If the United States and other democracies are seeking strategies to foster reform in the world’s autocracies, one place to start would be a commitment to bolster and protect those who are the likely agents for change in their societies. Among other things, this project would require the development of methods to provide assistance in settings where the leadership has sought to snuff out foreign aid, as Putin has done in Russia. Furthermore, leaders of democratic countries should confer directly with leading regime critics and activists and speak out on behalf of the targets of persecution.
But by far the most important point is for world leaders, Obama in particular, to declare their determination to support people who aspire to democracy — anywhere. Here the U.S. administration has an uneven record. There have been some positive initiatives, but there have also been occasions when America stood by while those who put their lives on the line for political change were crushed, as with Iran in 2009. More recently, the administration utterly failed to offer a credible response when the USAID mission in Russia was abruptly shuttered in September.
A program of support for civic movements would be one aspect of a comprehensive effort by the major democracies to reassert global leadership. But even by itself, support for civil society would have the practical benefit of directing attention to those who are committed to making freedom a reality in the world’s dark corners. And it would send a critical message to the agents of repression that, no matter what our various domestic woes, the spread of freedom is still very much on the agenda.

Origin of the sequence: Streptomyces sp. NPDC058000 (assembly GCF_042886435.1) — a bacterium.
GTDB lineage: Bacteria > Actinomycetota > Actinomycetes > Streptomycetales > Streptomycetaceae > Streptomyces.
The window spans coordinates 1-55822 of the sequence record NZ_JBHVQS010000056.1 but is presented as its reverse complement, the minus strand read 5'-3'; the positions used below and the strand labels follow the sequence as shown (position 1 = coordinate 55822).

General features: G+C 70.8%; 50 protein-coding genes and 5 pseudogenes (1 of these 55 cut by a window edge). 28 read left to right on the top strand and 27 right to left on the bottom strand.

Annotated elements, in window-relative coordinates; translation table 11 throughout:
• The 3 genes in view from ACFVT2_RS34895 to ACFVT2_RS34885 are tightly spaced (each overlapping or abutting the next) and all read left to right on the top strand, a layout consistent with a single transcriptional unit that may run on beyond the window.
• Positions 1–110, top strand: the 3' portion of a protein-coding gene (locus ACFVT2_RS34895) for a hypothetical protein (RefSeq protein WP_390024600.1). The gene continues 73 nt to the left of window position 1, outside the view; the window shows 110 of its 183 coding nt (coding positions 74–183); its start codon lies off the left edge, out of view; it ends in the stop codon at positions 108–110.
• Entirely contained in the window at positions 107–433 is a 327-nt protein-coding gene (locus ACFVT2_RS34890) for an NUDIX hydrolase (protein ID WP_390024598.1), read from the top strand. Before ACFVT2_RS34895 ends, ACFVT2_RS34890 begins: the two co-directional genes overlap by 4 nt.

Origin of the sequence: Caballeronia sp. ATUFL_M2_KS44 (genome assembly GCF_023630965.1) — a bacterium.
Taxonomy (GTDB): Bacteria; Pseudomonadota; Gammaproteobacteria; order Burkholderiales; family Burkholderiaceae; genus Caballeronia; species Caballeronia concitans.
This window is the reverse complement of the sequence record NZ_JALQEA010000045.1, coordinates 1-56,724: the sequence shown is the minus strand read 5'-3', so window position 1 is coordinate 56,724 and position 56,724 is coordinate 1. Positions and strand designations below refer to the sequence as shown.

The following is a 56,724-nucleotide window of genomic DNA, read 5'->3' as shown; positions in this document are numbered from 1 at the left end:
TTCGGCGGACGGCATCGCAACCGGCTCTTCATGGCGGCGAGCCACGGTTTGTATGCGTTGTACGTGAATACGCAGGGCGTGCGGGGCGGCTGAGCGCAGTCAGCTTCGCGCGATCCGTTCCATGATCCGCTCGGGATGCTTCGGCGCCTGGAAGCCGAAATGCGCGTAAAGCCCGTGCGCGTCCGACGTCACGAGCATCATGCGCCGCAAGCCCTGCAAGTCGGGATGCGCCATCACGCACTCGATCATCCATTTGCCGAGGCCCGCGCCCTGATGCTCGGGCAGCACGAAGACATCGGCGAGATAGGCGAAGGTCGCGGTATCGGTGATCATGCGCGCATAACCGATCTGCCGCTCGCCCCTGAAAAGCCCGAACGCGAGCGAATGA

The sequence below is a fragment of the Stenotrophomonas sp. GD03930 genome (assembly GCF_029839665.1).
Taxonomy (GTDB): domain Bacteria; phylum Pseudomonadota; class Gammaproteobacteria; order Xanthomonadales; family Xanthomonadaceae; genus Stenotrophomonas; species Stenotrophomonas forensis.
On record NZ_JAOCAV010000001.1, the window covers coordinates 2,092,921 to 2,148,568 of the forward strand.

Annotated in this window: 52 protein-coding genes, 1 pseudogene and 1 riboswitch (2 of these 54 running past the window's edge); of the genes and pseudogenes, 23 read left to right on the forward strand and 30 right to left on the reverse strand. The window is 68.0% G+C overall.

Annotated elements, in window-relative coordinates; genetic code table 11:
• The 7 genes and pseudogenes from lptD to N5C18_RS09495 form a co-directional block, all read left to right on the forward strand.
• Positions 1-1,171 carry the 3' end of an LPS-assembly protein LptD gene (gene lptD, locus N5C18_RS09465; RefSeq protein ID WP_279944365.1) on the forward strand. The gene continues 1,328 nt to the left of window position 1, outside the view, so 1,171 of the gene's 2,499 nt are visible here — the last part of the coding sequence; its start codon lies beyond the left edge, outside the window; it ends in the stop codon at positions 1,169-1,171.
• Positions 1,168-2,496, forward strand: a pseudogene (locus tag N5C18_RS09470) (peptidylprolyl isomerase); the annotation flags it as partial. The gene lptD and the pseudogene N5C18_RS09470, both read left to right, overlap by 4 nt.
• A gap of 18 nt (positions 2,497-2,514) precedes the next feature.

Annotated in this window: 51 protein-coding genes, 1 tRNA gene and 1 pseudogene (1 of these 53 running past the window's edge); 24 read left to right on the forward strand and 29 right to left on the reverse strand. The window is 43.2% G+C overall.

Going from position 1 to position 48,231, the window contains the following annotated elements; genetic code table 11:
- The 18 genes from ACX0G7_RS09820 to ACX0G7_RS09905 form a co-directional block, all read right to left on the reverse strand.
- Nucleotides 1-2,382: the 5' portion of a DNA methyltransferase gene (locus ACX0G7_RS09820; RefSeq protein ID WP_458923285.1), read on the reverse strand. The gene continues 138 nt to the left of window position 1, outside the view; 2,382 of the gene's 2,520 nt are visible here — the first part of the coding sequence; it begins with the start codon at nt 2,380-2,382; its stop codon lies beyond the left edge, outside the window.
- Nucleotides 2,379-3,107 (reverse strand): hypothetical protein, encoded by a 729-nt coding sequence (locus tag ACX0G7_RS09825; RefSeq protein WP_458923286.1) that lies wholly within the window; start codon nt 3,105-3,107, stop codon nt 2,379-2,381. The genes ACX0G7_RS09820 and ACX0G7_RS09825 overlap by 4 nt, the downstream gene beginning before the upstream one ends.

Joshua Keating is associate editor at Foreign Policy and the editor of the Passport blog. He has worked as a researcher, editorial assistant, and deputy Web editor since joining the FP staff in 2007. In addition to being featured in Foreign Policy, his writing has been published by the Washington Post, Newsweek International, Radio Prague, the Center for Defense Information, and Romania's Adevarul newspaper. He has appeared as a commentator on CNN International, C-Span, ABC News, Al Jazeera, NPR, BBC radio, and others. A native of Brooklyn, New York, he studied comparative politics at Oberlin College.| Passport |